Comparably has ranked Google #1 for Best Corporate Culture in 2017.
Picking up on the news, Forbes reached out to its Technology Council members, some of whom worked at Google, and asked them whether the company truly deserves the award, given the diversity issues that surfaced last year.
The answer was a resounding yes, and each of the 13 Council members provided a different reason. As you read the testimonies, it becomes clear that for a company so customer-obsessed, Google seems to care even more about its employees.
Perhaps the most important manifestation of this caring is “Google’s willingness to trust its employees”, as one member puts it. My friends at LRN noted the power of trust with the acronym T.R.I.P.: when employees feel Trusted, they take more Risks, leading to Innovation and Performance.
Einstein once said that the most important question we can ever ask is whether the universe is a friendly place. Similarly, we can all ask ourselves if our workplace is trustworthy. Our answer will determine our behaviors and the policies we put in place, which in turn will determine our culture.
My mom, whose first career was as a high school teacher, had a saying: “Educating is the art of repetition.”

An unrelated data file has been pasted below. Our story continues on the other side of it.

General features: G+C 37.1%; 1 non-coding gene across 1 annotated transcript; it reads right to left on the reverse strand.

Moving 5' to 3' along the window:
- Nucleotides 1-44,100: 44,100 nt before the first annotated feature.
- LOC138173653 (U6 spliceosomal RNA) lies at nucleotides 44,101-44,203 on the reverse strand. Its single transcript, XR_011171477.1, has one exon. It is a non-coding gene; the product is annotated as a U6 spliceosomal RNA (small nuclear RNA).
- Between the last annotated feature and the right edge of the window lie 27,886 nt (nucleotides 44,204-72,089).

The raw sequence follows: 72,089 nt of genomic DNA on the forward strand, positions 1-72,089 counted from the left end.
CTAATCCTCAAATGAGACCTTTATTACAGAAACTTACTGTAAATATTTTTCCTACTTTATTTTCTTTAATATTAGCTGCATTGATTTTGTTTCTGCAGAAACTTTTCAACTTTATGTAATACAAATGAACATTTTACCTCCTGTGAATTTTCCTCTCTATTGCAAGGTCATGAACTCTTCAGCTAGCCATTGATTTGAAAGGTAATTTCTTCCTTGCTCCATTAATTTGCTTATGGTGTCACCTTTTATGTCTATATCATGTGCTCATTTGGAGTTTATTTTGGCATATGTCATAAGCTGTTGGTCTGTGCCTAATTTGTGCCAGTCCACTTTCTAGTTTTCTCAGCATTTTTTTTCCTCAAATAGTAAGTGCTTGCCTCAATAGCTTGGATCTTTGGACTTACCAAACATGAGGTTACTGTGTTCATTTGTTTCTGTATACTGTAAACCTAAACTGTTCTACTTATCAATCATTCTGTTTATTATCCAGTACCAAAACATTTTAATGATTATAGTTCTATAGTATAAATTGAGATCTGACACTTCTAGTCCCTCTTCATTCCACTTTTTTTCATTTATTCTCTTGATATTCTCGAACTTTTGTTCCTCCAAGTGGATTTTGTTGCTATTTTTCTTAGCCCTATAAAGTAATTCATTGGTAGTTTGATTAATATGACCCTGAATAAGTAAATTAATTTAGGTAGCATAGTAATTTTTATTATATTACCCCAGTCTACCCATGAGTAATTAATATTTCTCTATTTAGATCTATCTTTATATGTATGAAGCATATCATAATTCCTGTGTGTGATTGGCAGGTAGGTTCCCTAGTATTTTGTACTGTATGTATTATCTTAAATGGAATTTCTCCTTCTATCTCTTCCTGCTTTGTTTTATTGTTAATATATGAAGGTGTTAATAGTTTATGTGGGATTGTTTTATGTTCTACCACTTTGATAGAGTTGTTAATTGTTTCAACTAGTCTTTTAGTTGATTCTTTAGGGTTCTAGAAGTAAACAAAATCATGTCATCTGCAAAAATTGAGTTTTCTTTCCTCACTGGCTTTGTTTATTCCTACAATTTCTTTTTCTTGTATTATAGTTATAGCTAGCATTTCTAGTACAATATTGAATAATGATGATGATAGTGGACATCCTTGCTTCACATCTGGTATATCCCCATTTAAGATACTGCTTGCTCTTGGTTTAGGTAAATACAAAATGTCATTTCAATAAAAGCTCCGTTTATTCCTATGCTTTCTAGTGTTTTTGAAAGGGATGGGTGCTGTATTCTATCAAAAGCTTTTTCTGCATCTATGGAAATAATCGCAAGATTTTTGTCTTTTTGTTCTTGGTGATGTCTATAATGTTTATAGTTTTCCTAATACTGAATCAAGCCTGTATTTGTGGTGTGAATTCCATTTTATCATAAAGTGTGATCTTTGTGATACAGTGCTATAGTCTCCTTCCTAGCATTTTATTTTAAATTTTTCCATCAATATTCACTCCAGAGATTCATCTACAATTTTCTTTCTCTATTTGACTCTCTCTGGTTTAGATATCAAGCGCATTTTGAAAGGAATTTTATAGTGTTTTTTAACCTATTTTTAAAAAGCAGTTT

Teachers (and parents) understand this. Not only do they have to repeat the same material with every new class, they have to repeat it with the same class until everyone understands the lesson. Different students learn in different ways and at a different speed, so teachers must find different ways to teach the same material. There is in fact an art to it.
As E&C professionals, we face the same challenge. Each employee learns in her own way. Some of us have to deal with multiple cultures and multiple languages. And, of course, we all get a regular influx of new employees.
It’s normal for us, and perhaps even more so for our business partners, to get tired of repeating the same thing over and over again. Eventually, we assume that everyone gets it as much as we do. That’s what the Heath brothers called “the curse of knowledge” in their book Made to Stick. Experts start believing that everyone else understands what they understand. But we all know that what seems like an obvious red flag to an antitrust lawyer is not so obvious to a junior salesman.
Clearly, we cannot stop teaching. So our job is to find new ways to deliver the same materials in innovative ways. We can mix it up with technology, with humor, or with artifacts (art-ifacts – get it?).
Pro tip: remember that your employees are not tired of hearing the message. This should give you the energy to keep going.
I recently read the book Small Giants by Bo Burlingham. It tells the story of companies that chose to be great instead of big.
There is one word that is used so often in the book that I was surprised not to find it in the index. One word that tied all these companies together and made them great.
Care about what you do and why you do it, of course. But more importantly, care about the people you lead, whether they be your employees, customers or suppliers.
Those who feel cared for, who feel safe, bring their best self to work.
Hat tip to JC Glick for inspiring this post.